The funeral of guitarist Bernie Pallo took place at nine o’clock in the morning but despite the early hour, there was an excellent turn out. Friends and family came over from France to join many of his colleagues from Meals on Wheels and fellow musicians were there in force. His brother Jean talked of the early days when he and Bernie were encouraged by their father to study music. They both started on piano accordion but their musical paths diverged eventually. I also said my piece and was followed by Bill Peters from Meals on Wheels.
Afterwards we went to the nearest pub for breakfast. This happened to be the William IV on Harrow Road where proceedings were interrupted from time to time by a very determined food-seeking Jack Russell terrier. My daughter Elinore decided that as it was pretty dirty and obviously hungry it was probably lost so she took it along to the nearest Mayhew animal centre where they told her that they would try to find the owner but that in the meantime, they would name the dog as they always did when animals were brought in. No surprise then to find that the dog had been named William the fourth.
The next day Jean and his wife and a few of Bernie’s friends, including Gordon Smith and I, gathered to scatter his ashes. The following evening, we put on a musical wake for Bernie. The basic line-up was myself, Jim Mercer and Dino Coccia. We were joined by Jon T-bone Taylor, Todd Sharpville and Big Joe Louis, with other guests including bass players Pete Duke and Brian Diprose, who had all worked with Bernie over the years. It was very much a last minute operation because for some reason I was reluctant to organise it, but I’m glad I got it together.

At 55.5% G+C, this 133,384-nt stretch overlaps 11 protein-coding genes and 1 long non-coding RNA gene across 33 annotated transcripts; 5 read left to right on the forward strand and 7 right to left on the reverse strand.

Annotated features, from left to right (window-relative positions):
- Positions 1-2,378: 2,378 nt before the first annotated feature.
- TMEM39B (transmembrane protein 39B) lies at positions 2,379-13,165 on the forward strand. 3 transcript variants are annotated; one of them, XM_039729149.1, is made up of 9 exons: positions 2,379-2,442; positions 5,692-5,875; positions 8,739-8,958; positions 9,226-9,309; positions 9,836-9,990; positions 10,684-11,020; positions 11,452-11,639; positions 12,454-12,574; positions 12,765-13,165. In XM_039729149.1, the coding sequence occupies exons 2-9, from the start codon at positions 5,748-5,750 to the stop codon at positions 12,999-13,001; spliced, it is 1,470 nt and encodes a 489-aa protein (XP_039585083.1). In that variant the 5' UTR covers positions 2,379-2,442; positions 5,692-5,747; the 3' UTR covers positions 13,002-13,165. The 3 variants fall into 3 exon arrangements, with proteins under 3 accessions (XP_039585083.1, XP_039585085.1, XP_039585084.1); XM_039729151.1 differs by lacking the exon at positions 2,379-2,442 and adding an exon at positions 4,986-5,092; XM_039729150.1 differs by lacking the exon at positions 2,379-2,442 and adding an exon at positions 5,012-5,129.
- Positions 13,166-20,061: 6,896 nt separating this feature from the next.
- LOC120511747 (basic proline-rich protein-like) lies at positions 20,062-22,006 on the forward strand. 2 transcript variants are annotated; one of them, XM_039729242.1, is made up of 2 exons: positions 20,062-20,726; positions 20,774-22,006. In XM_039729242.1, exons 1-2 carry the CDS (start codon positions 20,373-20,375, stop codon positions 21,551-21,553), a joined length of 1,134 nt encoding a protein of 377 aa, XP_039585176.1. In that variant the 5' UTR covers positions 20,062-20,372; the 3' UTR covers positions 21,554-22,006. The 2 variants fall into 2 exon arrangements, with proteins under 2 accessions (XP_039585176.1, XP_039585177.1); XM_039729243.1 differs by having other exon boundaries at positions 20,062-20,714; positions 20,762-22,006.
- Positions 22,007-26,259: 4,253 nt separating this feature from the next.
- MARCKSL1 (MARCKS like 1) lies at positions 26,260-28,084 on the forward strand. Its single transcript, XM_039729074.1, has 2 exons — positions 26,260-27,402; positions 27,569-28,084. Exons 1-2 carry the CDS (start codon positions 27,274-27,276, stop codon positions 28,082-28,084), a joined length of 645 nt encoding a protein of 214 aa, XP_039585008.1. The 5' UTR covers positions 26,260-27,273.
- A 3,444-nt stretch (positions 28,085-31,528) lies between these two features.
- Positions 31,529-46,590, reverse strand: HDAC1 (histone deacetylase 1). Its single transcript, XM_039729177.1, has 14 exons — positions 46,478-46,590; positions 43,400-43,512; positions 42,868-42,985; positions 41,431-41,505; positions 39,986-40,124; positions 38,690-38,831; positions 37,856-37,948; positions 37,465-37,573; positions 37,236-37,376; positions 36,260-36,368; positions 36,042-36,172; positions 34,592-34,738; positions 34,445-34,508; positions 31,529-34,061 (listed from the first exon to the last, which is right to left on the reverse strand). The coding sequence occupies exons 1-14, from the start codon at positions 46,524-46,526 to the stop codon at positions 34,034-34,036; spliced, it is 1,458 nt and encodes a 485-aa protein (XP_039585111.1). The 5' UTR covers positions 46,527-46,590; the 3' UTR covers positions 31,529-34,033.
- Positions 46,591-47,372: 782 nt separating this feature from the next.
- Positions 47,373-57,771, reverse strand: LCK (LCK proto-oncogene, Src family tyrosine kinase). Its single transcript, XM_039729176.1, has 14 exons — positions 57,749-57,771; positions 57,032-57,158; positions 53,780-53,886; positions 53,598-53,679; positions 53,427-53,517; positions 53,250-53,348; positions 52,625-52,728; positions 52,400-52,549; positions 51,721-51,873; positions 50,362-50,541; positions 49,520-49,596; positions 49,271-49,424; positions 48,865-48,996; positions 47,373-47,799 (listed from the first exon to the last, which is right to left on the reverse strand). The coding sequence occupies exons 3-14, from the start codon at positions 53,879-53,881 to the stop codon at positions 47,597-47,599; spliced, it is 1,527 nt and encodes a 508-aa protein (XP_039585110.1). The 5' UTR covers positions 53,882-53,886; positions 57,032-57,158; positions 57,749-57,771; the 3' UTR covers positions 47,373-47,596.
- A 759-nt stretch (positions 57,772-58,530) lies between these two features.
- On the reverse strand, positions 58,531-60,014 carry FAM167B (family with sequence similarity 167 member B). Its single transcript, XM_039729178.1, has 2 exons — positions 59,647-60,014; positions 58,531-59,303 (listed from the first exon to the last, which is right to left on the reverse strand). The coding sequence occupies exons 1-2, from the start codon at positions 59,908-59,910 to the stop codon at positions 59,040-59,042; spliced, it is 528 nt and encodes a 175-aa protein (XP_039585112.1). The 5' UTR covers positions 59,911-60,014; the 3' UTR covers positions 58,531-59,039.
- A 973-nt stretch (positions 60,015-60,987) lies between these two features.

To turn to other matters, last Sunday I went along to The first fund-raising session for the newly formed National Blues Archive which aims to gather material on the early days of British blues among other things. It intends to do for British Blues what the National Jazz Archive does for Jazz. They will probably be doing more fundraising sessions in future at the Coach & Horses in High Road Leyton. What surprised me about it was the quality of music played there and also the fact that there were some great young guys. Considering that I was bemoaning the state of blues in London not too long ago, I was really pleased to get such a shot in the arm.